About the Inferential System II
This continues our exploration of the Inferential System, using basic facts about perception.
A Single, Coherent Conclusion
Look at this figure.
This is called a Necker cube. If you have never seen it before, what you almost certainly "saw" (consciously experienced) a three-dimensional cube. But there are two possible orientations of the three-dimensional cube -- there are two squares in the drawing, and either one could be the front of the cube.
This then is your normal conscious experience: When something is ambiguous, you do not perceive both meanings. Instead, you perceive just one. Putting this in the language of the Inferential System, your Inferential System just presents one meaning to consciousness. Research suggests that your Inferential System contains, at least momentarily, both interpretations of an ambiguous figure. This then is one more way that your unconscious is alien -- consciousness contains just one coherent interpretation of the world. while your Inferential System can contain several.
Once you know the Necker cube is ambiguous, you can try to "see" both orientations. In other words, you could try to change which meaning your Inferential System presented to your consciousness. If you practice, you can learn to switch easily between the two orientations. But you would never consciously experienced both meanings at once. This then is a second basic fact about how the Inferential System works: When the sensory experience is ambiguous, the ambiguity does not naturally become conscious. Instead, the Inferential System presents only one meaningful conclusion to consciousness. This of course applies to any ambiguous sensory information, not just the Necker cube.
When I worked as a cashier in a restaurant, sometimes waitresses would come to me and ask for tape. I had learned from painful experience that this was ambiguous -- they could mean adding machine tape, or they could mean something like scotch tape. So I would ask what kind of tape they meant. But they didn't know about the ambiguity, so they became frustrated with me -- they just wanted the normal adding maching tape, they didn't know its name. Or they just wanted to stick something to the wall, and they didn't care if I gave them scotch tape or masking tape.
If I say "Come here," do I mean right now or just at some time? Do I mean right where I am standing, or near where I am standing, or just the same room? We usually do not notice the ambiguity because our Inferential System correct figures out the correct meaning and we just go on with our lives. For example, if I saw that the boy hit the ball with the bat, you do not worry whether bat is a piece of wood or an animal, and you are probably correct in just assuming that it was a baseball bat (in the U.S.) and a cricket bat in Great Britain. You do not worry about alternative meanings of hit or ball.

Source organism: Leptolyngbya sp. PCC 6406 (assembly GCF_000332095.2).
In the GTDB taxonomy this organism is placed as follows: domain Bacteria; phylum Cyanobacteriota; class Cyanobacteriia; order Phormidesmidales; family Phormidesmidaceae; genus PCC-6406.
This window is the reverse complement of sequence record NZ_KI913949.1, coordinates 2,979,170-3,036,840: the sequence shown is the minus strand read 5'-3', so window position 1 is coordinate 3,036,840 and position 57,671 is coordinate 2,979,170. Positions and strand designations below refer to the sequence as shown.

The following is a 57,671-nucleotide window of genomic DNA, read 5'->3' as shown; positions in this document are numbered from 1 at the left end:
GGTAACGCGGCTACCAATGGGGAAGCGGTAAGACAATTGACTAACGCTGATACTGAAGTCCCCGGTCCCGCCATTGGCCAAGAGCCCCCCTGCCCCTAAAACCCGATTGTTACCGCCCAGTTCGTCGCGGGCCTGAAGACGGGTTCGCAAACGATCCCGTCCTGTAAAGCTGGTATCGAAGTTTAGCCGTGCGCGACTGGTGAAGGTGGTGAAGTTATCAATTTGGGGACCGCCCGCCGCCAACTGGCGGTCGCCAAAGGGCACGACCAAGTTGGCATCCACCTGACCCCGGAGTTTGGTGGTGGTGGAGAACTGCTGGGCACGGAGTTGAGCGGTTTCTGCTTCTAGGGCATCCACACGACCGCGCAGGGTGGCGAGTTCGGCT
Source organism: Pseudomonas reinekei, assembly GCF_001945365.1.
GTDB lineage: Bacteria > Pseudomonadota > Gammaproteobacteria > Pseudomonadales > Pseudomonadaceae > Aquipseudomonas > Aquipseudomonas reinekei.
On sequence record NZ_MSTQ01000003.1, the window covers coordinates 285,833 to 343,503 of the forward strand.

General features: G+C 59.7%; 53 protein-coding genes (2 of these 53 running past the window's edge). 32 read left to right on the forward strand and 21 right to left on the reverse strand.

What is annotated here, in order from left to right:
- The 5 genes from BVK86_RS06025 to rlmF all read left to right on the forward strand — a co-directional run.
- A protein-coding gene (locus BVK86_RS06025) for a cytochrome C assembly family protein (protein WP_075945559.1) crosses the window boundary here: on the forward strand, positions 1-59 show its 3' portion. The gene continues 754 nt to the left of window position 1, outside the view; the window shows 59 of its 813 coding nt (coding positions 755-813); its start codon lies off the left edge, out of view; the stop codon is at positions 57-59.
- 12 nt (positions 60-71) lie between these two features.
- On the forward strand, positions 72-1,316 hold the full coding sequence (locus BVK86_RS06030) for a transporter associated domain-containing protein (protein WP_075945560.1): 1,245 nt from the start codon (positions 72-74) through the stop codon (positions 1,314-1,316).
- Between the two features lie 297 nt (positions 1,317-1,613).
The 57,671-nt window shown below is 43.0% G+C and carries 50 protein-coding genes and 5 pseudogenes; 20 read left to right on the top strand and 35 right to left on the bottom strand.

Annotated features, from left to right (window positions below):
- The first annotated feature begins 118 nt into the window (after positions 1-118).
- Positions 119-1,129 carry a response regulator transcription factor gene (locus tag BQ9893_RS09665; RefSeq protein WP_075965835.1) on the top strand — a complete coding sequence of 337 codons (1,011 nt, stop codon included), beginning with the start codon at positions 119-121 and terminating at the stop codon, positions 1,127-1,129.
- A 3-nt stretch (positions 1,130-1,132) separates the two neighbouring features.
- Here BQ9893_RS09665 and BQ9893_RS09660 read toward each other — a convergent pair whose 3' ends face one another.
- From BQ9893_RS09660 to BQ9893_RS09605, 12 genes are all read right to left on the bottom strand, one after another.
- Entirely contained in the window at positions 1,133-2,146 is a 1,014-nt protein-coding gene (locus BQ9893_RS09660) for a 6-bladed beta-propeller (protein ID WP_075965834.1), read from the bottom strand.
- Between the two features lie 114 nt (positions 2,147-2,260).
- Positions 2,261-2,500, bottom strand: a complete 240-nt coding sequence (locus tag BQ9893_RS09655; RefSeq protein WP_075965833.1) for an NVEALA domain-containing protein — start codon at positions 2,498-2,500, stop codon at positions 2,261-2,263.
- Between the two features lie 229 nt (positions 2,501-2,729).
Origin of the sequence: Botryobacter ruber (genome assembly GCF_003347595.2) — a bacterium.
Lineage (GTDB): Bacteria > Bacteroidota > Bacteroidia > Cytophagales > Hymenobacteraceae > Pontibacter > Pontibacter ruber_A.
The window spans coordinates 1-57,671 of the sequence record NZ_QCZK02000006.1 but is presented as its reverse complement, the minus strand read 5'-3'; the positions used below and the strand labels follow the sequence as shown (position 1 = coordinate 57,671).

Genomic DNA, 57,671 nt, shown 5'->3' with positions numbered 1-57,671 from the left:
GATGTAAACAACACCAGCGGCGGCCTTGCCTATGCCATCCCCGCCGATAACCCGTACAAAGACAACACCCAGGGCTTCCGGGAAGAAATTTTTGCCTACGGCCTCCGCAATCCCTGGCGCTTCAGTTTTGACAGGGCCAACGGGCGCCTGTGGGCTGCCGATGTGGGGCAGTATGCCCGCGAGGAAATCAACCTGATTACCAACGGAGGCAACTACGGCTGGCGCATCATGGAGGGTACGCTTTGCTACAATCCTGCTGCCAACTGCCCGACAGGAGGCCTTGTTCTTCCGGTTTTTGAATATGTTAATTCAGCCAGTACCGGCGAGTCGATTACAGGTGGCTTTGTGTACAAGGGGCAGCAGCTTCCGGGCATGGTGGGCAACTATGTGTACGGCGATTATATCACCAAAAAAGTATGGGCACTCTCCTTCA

You might not like the fact that your Inferential System guesses at the meaning of ambiguous things and does not tell you that it is guessing. You might be thinking, "I might make mistakes, thinking that I was receiving an accurate interpretation of the world when my Inferential System really was just guessing." Yes indeed, mistakes occur.
But if your Inferential System didn't guess, you wouldn't get much information out of it. We live in a world of unnoticed ambiguity. For example, the Necker cube could be a two-dimensional object, and I think there are hundreds of possibilities for three-dimensional orientations, though I can't see any of them.
Or suppose someone says "Can you stand here for a second?Ē You probably know roughly what is meant, but there is a lot of potential ambiguity. They could be asking if you have the ability to stand, though they probably are asking if you would stand there. They probably mean the immediate future, though they donít say so. In any case, they don't exactly say when you should start. "Second" is probably not meant to be precise, so the duration you need to stand is ambiguous. "Here" is also ambiguous. They probably don't mean the exact spot they are in -- you in fact can't occupy the same place they are in. Perhaps they mean that you should stand in exactly the same spot after they move (as in setting up a camera photograph), or perhaps they mean just to stand nearby. (And that's just the plausible ambiguities.)
So, you live in an ambiguous world. If your Inferential System warned you when its interpretation was a guess, the warning bells would be sounding all the time. If your Inferential System didn't guess, nothing would become conscious. It really has no method of presenting the ambiguities, but if it could, your consciousness would be overwhelmed with possibilities. Anyway, your consciousness isnít any good at figuring out which interpretation is correct -- your Inferential System is skilled at perception, not your consciousness. So, your Inferential System makes its best guess and presents just one coherent interpretation to consciousness, and thatís probably a good way for your brain to work. For example, it told you that the Necker cube was a three-dimensional object, though it could have been a collection of lines in only two dimensions. Did you really want to know about this ambiguity?
Obliviousness to Guessing
I once did an experiment in which people said "Sunday". They tried to sound either happy, sad, friendly, unfriendly, glad that Sunday was the answer, or disappointed that Sunday was the answer. It turns out that happiness, friendliness, and gladness all have the same high pitch; sadness, unfriendliness, and disappointment have the same low pitch.
I would ask if a friendly utterance sounded friendly, and the subjects would say yes; I would ask if the speaker sounded happy (for the same utterance) and they would say yes; I would ask if the speaker likes the fact that Sunday is the answer, and they would say yes. So, even though high pitch is ambiguous -- it could signal happiness, friendliness, or liking the answer -- subjects didn't let that ambiguity slow them down a bit. Instead, they freely the utterance it all different ways, depending on what I directed their attention towards.
Let he who is without sin cast the first stone. About this same time I met a woman I liked. I said hi to her, eager to find out if she liked me. No high pitch. I was very disappointed, thinking that she didn't like me. But of course the lack of high pitch was ambiguous; I just didn't think about the other possibilities. As she later explained to me, she didn't want her friends to know that she liked me. (We were later married, so I trust that she really did like me.)